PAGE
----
Big Red Barn by Margaret Wise Brown and illustrated by Felicia Bond Highly Recommended
Johnny Appleseed by Reeve Lindbergh Highly Recommended
Paul Revere's Ride by Henry Wadsworth Longfellow and illustrated by Ted Rand and illustrated by Ted Rand Highly Recommended
All the Places to Love by Patricia MacLachlan and illustrated by Mike Wimmer Highly Recommended
The Night Before Christmas by Clement Clarke Moore and illustrated by Tasha Tudor Highly Recommended
The Raven by Edgar Allan Poe and illustrated by Ryan Price Highly Recommended
A Child's Garden of Verses by Robert Louis Stevenson and illustrated by Tasha Tudor Highly Recommended
The Ballad of the Pirate Queens by Jane Yolen and illustrated by David Shannon Highly Recommended
Each Peach Pear Plum by Janet Ahlberg and illustrated by Allan Ahlberg Recommended
Cautionary Tales for Children by Hilaire Belloc and illustrated by Edward Gorey Recommended
Jabberwocky by Lewis Carroll and illustrated by Stephane Jorisch Recommended
Wynken, Blynken, and illustrated by Nod by Eugene Field and illustrated by Johanna Westerman Recommended
In the Small, Small Pond by Denise Fleming Recommended
Stopping by Woods on a Snowy Evening by Robert Frost and illustrated by Susan Jeffers Recommended
Hush! by Minfong Ho and illustrated by Holly Meade Recommended
A Book of Nonsense by Edward Lear Recommended
The Owl and the Pussycat by Edward Lear and illustrated by Jan Brett Recommended
Now We Are Six by A. A. Milne and illustrated by Ernest H. Shepard Recommended
When We Were Very Young by A. A. Milne and illustrated by Ernest H. Shepard Recommended
The Adventures of Isabel by Ogden Nash and illustrated by Bridget Starr Taylor Recommended
The Tale of Custard the Dragon by Ogden Nash and illustrated by Lynn Munsinger Recommended
My Very First Mother Goose by Iona Archibald Opie and illustrated by Rosemary Wells Recommended
The Random House Book of Poetry for Children by Jack Prelutsky and illustrated by Arnold Lobel Recommended
Read-Aloud Rhymes for the Very Young by Jack Prelutsky and illustrated by Marc Tolon Brown Recommended
The Complete Poetical Works of James Whitcomb Riley by James Whitcomb Riley Recommended
Nutshell Library by Maurice Sendak Recommended
Casey at the Bat by Ernest Lawrence Thayer and illustrated by Christopher H. Bing Recommended
The Edmund Fitzgerald by Kathy-Jo Wargin and illustrated by Gijsbert Van Frankenhuyzen Recommended
Flower Fairies of the Spring by Cicely Mary Barker Suggested
Nonsense Verse by Lewis Carroll and illustrated by Lorna Hussey Suggested
Joyful Noise by Paul Fleischman and illustrated by Eric Beddows Suggested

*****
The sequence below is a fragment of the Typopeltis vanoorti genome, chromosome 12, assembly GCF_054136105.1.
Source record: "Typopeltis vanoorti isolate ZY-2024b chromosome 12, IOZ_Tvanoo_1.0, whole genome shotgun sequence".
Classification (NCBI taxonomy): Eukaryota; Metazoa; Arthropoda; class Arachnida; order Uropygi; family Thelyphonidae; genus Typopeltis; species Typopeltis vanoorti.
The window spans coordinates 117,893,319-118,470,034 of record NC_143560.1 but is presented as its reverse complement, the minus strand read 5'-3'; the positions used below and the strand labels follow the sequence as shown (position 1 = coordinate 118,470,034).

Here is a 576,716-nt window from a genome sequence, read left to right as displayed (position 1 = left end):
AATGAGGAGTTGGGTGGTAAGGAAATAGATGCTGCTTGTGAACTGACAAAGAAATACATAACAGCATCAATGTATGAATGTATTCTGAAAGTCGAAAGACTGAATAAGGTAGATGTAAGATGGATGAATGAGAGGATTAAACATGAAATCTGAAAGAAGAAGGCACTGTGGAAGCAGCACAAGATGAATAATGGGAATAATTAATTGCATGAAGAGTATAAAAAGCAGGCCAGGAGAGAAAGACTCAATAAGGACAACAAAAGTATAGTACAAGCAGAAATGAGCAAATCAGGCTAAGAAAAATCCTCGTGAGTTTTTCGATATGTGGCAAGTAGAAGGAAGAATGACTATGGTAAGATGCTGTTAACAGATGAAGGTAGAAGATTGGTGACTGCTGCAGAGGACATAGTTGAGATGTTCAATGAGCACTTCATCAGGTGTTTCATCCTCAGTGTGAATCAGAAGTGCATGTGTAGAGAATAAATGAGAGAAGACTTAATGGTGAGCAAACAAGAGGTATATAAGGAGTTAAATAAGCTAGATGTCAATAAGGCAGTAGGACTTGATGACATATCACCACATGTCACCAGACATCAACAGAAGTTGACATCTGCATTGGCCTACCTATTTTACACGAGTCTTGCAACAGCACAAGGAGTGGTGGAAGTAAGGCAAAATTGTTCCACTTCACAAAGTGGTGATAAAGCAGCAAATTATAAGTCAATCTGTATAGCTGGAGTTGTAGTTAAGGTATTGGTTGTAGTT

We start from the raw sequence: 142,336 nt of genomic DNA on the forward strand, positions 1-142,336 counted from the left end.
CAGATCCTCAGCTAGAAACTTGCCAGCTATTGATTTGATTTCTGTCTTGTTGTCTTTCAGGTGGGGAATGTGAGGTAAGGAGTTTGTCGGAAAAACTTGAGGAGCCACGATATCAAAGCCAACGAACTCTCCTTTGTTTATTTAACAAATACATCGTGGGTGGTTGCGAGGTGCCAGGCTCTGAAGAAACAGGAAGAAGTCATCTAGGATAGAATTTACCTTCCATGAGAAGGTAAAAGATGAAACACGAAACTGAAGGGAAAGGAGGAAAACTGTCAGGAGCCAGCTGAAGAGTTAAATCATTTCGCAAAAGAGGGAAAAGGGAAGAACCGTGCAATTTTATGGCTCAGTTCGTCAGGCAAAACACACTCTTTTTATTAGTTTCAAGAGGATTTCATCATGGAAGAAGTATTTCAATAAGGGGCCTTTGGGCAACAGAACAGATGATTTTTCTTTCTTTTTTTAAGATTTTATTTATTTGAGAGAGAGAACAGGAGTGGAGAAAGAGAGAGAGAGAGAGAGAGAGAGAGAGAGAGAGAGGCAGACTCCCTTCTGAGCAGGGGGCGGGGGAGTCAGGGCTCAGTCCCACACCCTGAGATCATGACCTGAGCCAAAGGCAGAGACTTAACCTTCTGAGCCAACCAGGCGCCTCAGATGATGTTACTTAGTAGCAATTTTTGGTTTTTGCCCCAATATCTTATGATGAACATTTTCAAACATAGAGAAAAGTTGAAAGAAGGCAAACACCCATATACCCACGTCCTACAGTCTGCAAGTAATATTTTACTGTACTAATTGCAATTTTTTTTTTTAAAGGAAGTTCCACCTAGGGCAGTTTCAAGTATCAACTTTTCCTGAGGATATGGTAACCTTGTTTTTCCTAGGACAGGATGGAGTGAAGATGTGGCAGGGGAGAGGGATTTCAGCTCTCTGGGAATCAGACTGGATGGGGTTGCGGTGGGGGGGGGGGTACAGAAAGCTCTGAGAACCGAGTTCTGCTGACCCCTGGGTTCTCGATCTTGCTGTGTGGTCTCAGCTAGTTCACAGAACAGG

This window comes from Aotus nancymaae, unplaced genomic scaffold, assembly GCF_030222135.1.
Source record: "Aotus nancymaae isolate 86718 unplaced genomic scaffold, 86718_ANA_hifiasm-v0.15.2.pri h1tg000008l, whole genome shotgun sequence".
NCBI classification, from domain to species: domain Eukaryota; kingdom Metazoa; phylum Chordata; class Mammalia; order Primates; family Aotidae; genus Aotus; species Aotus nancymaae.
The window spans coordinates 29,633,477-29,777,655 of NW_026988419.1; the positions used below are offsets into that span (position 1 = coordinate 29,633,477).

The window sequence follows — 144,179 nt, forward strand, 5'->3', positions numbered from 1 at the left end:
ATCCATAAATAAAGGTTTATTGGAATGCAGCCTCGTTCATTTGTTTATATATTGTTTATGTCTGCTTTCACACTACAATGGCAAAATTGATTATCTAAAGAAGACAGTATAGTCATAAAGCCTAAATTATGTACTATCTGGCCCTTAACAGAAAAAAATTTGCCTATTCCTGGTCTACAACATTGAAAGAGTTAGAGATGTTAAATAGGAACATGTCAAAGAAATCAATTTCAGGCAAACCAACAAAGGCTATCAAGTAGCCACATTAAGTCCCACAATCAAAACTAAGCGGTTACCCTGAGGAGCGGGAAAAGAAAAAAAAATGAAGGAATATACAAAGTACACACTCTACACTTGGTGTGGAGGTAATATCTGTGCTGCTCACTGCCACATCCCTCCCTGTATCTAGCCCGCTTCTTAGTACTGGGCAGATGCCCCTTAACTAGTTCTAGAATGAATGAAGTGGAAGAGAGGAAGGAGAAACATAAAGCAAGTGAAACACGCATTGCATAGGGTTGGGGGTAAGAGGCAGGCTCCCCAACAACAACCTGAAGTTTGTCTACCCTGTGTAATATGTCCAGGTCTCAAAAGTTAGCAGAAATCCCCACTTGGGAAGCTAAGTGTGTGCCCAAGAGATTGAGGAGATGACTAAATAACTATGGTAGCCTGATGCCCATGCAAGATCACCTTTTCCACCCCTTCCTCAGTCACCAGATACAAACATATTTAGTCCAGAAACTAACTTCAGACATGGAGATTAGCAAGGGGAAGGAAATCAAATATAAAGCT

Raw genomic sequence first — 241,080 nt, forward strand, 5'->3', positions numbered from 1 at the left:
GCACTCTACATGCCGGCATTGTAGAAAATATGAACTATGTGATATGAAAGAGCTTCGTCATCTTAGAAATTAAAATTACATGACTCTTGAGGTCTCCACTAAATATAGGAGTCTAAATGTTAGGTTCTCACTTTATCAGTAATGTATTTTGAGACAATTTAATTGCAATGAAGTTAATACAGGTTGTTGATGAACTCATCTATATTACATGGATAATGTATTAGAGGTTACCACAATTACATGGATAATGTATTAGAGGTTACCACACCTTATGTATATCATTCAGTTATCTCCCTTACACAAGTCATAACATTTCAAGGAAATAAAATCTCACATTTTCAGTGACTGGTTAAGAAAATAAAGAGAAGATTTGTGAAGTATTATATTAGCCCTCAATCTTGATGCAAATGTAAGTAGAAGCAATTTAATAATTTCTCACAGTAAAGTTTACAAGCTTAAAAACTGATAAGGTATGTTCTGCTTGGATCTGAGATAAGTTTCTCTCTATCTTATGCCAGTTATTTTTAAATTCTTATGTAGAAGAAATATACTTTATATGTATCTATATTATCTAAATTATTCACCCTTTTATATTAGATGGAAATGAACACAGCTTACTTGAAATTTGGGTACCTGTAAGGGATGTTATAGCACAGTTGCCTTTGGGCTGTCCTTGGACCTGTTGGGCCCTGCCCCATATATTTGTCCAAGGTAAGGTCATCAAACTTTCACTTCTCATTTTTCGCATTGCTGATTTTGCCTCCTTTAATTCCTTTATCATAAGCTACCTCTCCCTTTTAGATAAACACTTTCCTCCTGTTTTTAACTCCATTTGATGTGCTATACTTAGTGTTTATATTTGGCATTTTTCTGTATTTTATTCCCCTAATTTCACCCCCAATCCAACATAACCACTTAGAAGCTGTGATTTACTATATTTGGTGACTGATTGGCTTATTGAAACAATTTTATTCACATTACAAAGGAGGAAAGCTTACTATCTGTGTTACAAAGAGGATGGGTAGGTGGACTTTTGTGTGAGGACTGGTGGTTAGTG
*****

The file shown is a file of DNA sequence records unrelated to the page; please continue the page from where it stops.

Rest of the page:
This Land Is Your Land by Woody Guthrie and illustrated by Kathy Jakobsen Suggested
Family of Poems by Caroline Kennedy and illustrated by Jon J. Muth Suggested
Hiawatha by Henry Wadsworth Longfellow and illustrated by Susan Jeffers Suggested
A Pizza the Size of the Sun by Jack Prelutsky and illustrated by James Stevenson Suggested
For Laughing Out Loud by Jack Prelutsky and illustrated by Marjorie Priceman Suggested
Amber Was Brave, Essie Was Smart by Vera B. Williams Suggested
Poems and Other Writings by Henry Wadsworth Longfellow and illustrated by J. D. McClatchy Highly Recommended
Silver Pennies by Blanche Jennings Thompson Highly Recommended
Out of the Dust by Karen Hesse Recommended
A Light in the Attic by Shel Silverstein Recommended
Falling Up by Shel Silverstein Recommended
Where the Sidewalk Ends by Shel Silverstein
Revolting Rhymes by Roald Dahl and illustrated by Quentin Blake Suggested
Rhymes and Verses by Walter De LA Mare and illustrated by Elinore Blaisdell Suggested
The Oxford Illustrated Book of American Children's Poems by Donald Hall Suggested
Hailstones and Halibut Bones by Mary O'Neill and illustrated by John Wallner Suggested
I Saw Esau by Iona Archibald Opie and Peter Opie and illustrated by Maurice Sendak Suggested
Goblin Market and Other Poems by Christina Georgina Rossetti Suggested
As I Walked Out One Evening by W. H. Auden and illustrated by Edward Mendelson Recommended
Beowulf by Seamus Heaney Recommended
Collected Poems of A. E. Housman by A. E. Housman Recommended
Rubaiyat of Omar Khayyam by Omar Khayyam and Edward Fitzgerald and illustrated by Edmund J. Sullivan Recommended
Rudyard Kipling Complete Verse by Rudyard Kipling Recommended
The Lady of Shalott by Alfred Tennyson and illustrated by Genevieve Cote Recommended
Songs of Innocence and of Experience by William Blake Suggested
Nine Horses by Billy Collins Suggested
Sailing Alone Around the Room by Billy Collins Suggested